I feel very blessed of the God of Abraham , Issac, and Jacob to work for this company. I don’t work in the warehouse any more, but it was a good place to start and there are still many wonderful people over there.

    So try not to take what happened to you here so personal. The truth is, the same thing could have just as easily happened to me, or any one else here. If God does not promise us tommorow, Thomas Nelson isn’t going to promise us a job. God has his hand on this organization and has richly blessed us in so many ways. You can argue that point until the cows come home, but it won’t change the fact.

    So as I suggested earlier, read again what the Bible has to say about sitting in judgement, and in addition check out what it say’s about those in authority, i.e. how we should respond to them, who they answer to, how we should pray for them etc.

    We are trying our best to do God’s work here. Please pray for us.


  • Peter Paul Banzon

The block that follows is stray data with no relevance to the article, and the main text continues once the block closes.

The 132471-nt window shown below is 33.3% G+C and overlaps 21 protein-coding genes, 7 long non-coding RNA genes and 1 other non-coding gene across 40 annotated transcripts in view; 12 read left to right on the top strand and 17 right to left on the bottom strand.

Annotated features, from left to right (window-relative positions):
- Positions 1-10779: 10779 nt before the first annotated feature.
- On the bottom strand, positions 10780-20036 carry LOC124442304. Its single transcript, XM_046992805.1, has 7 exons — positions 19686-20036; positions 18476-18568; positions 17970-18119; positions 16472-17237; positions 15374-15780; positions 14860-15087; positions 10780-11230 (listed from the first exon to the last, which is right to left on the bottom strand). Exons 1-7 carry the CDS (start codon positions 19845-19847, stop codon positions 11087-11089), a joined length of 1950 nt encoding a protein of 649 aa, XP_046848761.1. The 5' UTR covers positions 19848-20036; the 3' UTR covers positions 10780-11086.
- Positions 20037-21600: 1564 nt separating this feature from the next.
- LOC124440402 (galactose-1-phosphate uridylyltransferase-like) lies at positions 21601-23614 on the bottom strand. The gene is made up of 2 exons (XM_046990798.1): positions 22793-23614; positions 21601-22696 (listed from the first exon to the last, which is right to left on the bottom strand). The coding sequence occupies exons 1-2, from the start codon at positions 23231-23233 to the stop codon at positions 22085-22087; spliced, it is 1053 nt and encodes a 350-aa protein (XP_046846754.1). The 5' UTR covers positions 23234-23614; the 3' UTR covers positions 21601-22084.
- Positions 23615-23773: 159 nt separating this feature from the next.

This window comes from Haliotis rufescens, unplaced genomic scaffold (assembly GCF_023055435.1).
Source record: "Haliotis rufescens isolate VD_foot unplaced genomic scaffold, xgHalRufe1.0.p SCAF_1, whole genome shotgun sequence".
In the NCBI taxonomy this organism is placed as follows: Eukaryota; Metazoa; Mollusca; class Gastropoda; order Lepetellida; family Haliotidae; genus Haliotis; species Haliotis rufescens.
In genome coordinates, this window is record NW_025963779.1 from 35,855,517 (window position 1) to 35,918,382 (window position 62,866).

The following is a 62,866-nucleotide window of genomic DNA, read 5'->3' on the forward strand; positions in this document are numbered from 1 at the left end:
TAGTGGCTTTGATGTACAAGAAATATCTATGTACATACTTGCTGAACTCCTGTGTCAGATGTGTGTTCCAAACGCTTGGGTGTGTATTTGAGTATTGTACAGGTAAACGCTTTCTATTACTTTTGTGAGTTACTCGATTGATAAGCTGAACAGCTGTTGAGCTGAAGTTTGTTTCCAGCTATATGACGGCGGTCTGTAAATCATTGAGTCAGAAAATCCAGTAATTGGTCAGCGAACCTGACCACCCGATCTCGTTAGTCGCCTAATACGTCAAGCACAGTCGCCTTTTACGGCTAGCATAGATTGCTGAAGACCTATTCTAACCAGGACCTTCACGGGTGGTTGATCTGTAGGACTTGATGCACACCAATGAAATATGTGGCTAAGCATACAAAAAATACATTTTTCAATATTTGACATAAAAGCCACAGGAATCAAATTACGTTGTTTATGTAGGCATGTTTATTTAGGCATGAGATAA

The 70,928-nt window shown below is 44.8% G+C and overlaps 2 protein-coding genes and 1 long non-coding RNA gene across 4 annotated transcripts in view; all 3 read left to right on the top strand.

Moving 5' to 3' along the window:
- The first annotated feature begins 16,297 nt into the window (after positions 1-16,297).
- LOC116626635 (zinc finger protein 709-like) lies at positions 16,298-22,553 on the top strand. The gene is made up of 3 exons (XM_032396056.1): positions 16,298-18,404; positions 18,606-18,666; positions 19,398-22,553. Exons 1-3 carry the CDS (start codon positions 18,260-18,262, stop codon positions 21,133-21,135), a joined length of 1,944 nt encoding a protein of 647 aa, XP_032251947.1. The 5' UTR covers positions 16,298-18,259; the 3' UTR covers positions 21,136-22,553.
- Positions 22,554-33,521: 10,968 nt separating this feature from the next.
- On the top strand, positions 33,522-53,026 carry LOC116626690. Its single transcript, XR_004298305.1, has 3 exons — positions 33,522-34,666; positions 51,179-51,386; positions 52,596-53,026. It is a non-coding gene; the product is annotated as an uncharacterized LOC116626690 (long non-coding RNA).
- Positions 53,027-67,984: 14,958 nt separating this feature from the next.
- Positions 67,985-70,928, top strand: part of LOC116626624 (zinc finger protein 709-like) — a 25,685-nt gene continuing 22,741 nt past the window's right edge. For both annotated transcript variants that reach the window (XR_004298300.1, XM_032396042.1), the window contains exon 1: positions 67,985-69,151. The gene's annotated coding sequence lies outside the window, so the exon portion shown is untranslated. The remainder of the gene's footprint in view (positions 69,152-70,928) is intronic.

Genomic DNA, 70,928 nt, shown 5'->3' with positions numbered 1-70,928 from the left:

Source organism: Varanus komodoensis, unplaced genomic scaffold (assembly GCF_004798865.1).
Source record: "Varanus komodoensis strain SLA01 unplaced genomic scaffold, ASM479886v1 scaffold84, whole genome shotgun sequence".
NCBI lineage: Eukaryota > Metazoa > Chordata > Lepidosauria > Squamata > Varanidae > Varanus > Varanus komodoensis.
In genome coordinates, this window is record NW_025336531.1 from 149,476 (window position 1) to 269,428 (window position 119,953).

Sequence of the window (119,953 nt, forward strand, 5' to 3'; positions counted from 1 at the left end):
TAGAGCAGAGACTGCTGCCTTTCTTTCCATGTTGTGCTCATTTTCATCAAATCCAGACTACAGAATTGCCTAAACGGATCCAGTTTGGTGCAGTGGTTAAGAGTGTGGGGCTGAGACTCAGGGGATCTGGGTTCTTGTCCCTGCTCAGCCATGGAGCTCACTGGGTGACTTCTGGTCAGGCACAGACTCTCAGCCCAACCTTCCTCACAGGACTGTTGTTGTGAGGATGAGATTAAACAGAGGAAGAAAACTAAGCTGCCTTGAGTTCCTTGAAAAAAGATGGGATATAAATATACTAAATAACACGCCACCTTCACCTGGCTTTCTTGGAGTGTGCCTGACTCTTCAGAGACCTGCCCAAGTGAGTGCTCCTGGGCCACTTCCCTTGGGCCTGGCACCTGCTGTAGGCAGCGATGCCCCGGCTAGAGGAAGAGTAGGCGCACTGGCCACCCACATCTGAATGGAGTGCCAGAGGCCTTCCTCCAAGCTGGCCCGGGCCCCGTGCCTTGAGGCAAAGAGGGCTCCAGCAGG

Dear Mike,

    Who has been a believer in Christ on this planet and has not in one way or another been influenced in their walk with God through bibles and literature produced by Thomas Nelson? Sure I have my gripes with my Nelson bibles falling apart after a few years of service. But man, the amount of Nelson produced literature that has circled the globe certainly puts this company at par with all of those globe changers and shakers. Hearing of the lay offs certainly touched a cord in my being. However, current realities demand actions that seem hurtful on the periphery but will eventually result in the company withstanding the onslaught of the economic slump and the tightening reins of global competition.

    May God guide you as you steer the company through these times and emerge as a more responsive, relevant, and engaging flagship of inspiration and blessing.

  • Anonymous

    Wow…all the post are a great read, and all make valid points. Yet, I still dont understand why it hasn’t been discussed about all those VP’s taking some kind of a salary and/or bonus cut. I mean that is something I think as a leader of a company you should consider greatly. But hey Im still in college and still learning the trick of the trade I guess.